Discussions of alternative forms of energy have focused on the big picture, such as alleviating our dependence on fossil fuels with renewable forms of energy, like the sun and wind. On a much smaller level, however, engineers are finding smaller energy sources — specifically people.

Reporting in ACS Energy Letters, a research team led by Vanderbilt’s Cary Pint, assistant professor in the Department of Mechanical Engineering and head of Vanderbilt’s Nanomaterials and Energy Devices Laboratory Nanomaterials and Energy Devices Laboratory, designed a battery in the form of an ultrathin black phosphorous device that can generate electricity as it is bent. Dr. Pint describes the device in a video here. Although it can’t yet power an iPhone, the possibility isn’t far away.

Moving Up

Two BE/BME departments have named new chairs. At the University of Utah, David Grainger, who previously chaired the Department of Pharmaceutics and Pharmaceutical Chemistry, will become chair of the Department of Bioengineering. Closer to home, Michael I. Miller became the new chair of the Department of Biomedical Engineering on July 1. Congratulations to them both!

This Week in BioE (July 6, 2017)

Bioengineering of Genes and DNA

Since Watson and Crick published their initial studies detailing the double helix structure of DNA in the early 1960s, what we know about genetics and the nucleic acids underlying them has grown enormously. Consequently, what bioengineering can do with DNA and genes continually expands.

One fascinating bioengineering field that emerged in the past decade was DNA origami, which uses the well-established binding across DNA elements to create three-dimensional structures out of linear DNA sequences. Recent work has utilized this feature of DNA construction to make machines, rather than just parts, out of DNA.

Yonggang Ke, Ph.D., of Georgia Tech/Emory’s Department of Biomedical Engineering, constructed machines made of DNA that consist of arrays of units that can “switch” between “settings” by changing shape. A change in shape of one unit of an array can cause the other units in the array to shift; these changes are stimulated by inserting a previously deleted strand of DNA into the array. Although it has been known for some time that DNA could be used to store and transmit information, Dr. Ke’s research team proved for the first time that these arrays could be shaped physically into machines in the shapes of rectangles and tubes.

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DNA under a microscope

While we learn more about how to make DNA-based devices, we are also creating new technologies to manipulate DNA more rapidly.  Scientists at Rutgers and Harvard developed a process whereby thousands of genes could be cloned at one time to create enormous libraries of proteins. To achieve this goal, the authors used a technology called LASSO (long-adapter single-strand oligonucleotide) probes, which they have already used to clone a library using a human microbiome sample.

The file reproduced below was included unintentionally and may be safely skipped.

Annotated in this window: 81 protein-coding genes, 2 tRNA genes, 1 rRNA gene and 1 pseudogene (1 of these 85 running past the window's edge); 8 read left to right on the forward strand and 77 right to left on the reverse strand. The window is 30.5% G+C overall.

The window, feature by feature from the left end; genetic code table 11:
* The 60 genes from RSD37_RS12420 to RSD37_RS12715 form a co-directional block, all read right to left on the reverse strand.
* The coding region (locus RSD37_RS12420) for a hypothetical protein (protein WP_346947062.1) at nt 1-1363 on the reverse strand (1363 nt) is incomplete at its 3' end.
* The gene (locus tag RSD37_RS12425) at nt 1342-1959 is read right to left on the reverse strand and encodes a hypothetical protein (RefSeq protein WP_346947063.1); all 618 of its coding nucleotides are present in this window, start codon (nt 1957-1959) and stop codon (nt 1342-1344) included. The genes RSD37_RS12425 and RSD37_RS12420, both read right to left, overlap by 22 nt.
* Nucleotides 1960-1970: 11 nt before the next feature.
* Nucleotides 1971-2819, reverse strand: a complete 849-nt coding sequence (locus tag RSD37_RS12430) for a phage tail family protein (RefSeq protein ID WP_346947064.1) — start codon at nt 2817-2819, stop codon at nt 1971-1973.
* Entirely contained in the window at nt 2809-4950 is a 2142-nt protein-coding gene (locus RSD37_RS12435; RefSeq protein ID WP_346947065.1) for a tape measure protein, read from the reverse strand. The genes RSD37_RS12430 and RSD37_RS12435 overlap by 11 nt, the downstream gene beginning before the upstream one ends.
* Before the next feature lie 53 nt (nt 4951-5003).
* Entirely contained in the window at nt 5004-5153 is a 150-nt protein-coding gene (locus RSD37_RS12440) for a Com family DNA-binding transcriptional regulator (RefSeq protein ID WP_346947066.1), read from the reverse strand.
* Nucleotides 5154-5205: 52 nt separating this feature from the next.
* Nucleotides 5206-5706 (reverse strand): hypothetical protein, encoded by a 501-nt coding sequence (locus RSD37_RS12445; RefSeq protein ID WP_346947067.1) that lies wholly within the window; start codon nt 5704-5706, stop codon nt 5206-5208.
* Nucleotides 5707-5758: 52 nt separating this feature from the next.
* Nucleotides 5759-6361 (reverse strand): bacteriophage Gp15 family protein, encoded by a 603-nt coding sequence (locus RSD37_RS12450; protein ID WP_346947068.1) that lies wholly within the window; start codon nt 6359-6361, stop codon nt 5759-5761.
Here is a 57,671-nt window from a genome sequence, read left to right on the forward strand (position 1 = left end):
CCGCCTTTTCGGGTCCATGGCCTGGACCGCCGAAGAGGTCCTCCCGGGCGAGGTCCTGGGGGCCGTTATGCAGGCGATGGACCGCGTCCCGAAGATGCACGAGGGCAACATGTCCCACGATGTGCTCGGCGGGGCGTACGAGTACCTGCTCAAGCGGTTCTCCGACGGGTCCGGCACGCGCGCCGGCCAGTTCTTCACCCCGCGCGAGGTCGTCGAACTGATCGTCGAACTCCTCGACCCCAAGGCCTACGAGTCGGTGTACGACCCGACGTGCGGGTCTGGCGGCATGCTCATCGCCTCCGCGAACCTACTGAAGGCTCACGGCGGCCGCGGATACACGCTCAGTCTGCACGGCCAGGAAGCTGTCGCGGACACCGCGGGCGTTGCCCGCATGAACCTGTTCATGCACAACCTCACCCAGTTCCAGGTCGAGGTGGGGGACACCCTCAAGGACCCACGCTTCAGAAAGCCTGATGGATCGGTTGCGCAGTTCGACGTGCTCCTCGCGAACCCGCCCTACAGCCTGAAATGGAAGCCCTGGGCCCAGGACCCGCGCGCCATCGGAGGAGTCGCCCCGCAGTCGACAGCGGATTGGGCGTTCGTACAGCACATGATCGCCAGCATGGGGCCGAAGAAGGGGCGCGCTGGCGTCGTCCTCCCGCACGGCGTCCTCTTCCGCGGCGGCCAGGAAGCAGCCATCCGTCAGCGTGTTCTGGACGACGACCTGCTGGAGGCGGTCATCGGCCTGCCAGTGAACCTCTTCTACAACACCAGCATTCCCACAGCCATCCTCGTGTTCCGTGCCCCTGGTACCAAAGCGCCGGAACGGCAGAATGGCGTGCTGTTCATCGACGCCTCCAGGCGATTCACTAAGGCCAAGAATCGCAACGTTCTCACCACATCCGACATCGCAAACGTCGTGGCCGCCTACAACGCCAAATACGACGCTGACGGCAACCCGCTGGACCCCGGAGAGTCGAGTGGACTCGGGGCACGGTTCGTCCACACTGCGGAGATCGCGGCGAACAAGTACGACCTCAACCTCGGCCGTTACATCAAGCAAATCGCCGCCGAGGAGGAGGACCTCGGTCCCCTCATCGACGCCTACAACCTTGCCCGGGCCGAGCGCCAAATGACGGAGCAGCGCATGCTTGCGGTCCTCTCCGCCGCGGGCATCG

Instead of the traditional process of cloning one gene at a time, the team led by Professor Biju Parekkadan, Ph.D. at Rutgers, invented a technology to clone hundred of genes simultaneously. These cloned DNA segments are much longer than the length of DNA cloned with standard techniques, allowing us to test the functional significance of these much longer DNA segments.  The technology could impact a number of scientific fields because we will finally learn how long stretches of protein function — some parts may degrade other proteins, while other parts will interact and modify other proteins (e.g., phosphorylation, a key process in epigenetics). These new discoveries can be key for discovering new ways to engineer proteins and to manufacture new drugs that mimic the function of nature’s DNA products.

Using Sweat as a Biosensor

While the field learns more about the molecular-level control of DNA, we are also taking advantage of new micro- and nanoscale manufacturing processes to capture diagnostic information from easily accessible body fluids. Many clinical diagnostics use chemical measurements from blood to diagnose a disease or to take corrective action. This is not an ideal procedure because it requires either the collection of blood at a laboratory or the repeated collection of small blood volumes through a pinprick.  Either one hurts.

Bioengineers at the University of Texas at Dallas developed a wearable diagnostic device to detect cortisol, glucose, and IL-6 in body sweat, eliminating any painful needle sticks.  Its transmissions vary, but if optimized, the device could replace the painful and inconvenient practice of sticking one’s finger to obtain a drop of blood for glucose testing, which many patients with diabetes must do several times per day. Although insulin pumps have been available for some time, these are invasive devices that must be worn at all times.

This Week in BioE (June 22, 2017)

Diversifying the Field

One of the ongoing issues in STEM (science, technology, engineering, and medicine) fields is a lack of diversity among students and faculty. Bioengineering stands out among other engineering fields because it enjoys terrific gender diversity. For example, about half of Penn Bioengineers are women, a feature of our class that goes back decades.